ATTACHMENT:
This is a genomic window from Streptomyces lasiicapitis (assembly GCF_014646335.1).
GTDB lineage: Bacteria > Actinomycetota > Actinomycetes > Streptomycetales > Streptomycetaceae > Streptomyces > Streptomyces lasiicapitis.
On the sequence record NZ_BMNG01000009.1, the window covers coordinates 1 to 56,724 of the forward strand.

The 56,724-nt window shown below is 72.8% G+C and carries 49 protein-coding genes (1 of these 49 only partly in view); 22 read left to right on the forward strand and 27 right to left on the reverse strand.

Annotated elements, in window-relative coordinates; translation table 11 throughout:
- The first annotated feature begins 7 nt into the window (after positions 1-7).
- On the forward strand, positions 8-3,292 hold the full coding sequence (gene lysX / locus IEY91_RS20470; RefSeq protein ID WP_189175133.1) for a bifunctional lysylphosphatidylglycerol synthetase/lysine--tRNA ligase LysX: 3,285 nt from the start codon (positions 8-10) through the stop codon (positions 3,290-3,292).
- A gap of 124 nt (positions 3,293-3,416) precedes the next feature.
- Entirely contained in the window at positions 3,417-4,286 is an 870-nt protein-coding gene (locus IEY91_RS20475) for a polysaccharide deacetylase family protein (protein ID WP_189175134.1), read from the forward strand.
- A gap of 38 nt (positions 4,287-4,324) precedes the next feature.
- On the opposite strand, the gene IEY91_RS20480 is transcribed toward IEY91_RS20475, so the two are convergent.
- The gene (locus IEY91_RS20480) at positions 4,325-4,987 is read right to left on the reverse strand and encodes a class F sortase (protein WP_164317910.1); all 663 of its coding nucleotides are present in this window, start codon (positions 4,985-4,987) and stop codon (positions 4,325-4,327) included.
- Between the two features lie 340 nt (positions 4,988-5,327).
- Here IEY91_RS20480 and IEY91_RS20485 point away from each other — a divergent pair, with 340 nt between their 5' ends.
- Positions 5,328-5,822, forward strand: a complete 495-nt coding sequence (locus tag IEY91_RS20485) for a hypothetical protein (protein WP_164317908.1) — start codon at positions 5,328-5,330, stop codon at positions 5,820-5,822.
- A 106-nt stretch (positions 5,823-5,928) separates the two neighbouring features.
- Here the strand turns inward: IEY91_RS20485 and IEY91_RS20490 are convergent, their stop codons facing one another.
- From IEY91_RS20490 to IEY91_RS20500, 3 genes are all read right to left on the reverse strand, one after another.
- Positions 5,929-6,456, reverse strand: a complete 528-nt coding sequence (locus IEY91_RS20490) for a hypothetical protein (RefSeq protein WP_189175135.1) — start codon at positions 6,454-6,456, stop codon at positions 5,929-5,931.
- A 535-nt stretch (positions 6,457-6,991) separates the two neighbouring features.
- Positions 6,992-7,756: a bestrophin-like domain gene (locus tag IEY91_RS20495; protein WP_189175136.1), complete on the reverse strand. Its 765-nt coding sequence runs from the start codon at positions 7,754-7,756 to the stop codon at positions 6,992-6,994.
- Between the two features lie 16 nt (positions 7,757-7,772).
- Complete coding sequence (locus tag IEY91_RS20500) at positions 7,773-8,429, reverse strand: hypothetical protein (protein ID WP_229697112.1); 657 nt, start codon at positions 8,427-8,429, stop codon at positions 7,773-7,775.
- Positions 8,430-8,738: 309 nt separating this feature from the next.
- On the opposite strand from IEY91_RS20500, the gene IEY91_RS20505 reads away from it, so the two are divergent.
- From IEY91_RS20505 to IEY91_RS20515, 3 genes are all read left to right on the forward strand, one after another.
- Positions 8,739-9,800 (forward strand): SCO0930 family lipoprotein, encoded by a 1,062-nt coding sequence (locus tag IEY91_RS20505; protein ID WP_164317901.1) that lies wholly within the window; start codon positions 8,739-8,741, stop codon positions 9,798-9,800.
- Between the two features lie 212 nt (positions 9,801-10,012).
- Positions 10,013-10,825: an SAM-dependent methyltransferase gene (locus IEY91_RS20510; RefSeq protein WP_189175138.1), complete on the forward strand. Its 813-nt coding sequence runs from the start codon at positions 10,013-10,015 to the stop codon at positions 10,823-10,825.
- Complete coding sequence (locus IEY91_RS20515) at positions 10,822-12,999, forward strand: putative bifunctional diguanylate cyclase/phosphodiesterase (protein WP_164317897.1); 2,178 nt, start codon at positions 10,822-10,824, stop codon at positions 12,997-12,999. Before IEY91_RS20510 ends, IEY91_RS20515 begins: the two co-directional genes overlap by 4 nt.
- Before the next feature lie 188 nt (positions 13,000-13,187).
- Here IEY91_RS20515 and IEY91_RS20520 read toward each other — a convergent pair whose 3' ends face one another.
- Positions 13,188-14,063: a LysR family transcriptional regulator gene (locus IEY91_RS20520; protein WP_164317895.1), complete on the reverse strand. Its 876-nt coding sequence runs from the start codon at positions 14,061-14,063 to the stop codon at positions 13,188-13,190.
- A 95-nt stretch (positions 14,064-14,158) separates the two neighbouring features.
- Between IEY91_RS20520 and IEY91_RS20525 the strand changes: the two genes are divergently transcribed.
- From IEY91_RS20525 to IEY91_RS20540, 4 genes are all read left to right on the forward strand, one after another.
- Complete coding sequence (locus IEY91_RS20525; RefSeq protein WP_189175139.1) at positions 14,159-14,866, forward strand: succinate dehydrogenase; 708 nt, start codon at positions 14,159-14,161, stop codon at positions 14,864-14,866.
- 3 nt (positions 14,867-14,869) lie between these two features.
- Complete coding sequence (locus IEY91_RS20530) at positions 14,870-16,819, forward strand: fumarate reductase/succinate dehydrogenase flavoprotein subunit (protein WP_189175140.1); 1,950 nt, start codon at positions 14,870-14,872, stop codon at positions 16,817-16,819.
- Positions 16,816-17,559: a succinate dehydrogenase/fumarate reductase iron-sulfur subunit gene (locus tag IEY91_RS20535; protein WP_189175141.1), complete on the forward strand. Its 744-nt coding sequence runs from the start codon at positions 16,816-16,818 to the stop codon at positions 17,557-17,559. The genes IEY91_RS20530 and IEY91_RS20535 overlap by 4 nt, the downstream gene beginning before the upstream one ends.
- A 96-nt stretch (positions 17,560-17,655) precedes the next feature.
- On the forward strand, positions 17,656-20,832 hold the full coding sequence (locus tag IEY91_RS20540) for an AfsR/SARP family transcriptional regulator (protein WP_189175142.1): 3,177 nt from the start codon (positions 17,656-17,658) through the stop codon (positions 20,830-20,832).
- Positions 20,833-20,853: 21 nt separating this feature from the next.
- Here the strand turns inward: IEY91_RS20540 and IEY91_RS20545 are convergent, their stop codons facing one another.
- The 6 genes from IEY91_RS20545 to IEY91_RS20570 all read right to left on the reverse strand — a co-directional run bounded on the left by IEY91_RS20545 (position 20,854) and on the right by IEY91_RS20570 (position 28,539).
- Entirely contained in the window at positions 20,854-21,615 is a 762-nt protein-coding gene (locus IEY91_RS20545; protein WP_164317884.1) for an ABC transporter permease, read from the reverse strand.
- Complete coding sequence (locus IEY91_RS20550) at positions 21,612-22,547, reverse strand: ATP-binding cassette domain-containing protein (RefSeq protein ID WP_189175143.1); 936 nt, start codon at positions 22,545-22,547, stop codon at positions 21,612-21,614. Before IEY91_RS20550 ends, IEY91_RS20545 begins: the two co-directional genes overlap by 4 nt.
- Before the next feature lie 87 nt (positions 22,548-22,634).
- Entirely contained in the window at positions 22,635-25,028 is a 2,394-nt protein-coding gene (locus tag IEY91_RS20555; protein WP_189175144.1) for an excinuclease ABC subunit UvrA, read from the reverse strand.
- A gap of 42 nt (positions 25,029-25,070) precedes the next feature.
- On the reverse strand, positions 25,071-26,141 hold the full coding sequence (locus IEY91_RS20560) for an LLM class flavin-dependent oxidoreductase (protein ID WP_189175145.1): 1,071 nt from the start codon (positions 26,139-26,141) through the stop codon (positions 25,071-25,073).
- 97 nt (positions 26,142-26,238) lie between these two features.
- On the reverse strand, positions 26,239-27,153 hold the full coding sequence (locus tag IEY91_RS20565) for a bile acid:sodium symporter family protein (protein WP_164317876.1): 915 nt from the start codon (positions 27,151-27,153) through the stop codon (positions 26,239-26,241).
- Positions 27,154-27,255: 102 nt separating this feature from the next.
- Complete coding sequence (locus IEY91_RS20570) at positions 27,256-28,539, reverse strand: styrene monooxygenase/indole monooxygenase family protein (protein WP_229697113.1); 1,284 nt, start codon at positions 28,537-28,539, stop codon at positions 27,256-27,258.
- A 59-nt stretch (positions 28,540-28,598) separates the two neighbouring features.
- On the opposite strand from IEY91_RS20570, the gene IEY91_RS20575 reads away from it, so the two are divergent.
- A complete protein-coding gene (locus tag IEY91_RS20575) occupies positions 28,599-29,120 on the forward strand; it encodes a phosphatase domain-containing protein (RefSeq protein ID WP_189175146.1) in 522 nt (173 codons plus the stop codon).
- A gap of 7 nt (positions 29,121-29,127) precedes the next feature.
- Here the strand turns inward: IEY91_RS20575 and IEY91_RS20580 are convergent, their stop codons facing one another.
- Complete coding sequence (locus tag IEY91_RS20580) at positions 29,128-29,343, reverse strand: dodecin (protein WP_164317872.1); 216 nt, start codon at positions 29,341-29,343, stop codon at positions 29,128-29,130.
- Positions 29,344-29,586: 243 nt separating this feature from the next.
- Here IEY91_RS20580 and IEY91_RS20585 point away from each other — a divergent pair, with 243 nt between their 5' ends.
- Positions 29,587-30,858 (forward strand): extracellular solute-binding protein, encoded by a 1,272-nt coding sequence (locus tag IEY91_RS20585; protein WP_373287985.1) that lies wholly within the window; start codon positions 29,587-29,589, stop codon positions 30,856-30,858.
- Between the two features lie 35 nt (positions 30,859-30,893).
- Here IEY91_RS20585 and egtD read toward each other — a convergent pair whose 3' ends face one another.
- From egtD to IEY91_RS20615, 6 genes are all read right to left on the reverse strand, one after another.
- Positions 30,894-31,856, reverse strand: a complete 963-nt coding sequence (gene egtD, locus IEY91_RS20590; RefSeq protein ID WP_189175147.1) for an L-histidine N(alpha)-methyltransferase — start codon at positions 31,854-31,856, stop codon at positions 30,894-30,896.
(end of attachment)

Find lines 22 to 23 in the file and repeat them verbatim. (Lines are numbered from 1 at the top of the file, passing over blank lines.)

- Between the two features lie 16 nt (positions 7,757-7,772).
- Complete coding sequence (locus tag IEY91_RS20500) at positions 7,773-8,429, reverse strand: hypothetical protein (protein ID WP_229697112.1); 657 nt, start codon at positions 8,427-8,429, stop codon at positions 7,773-7,775.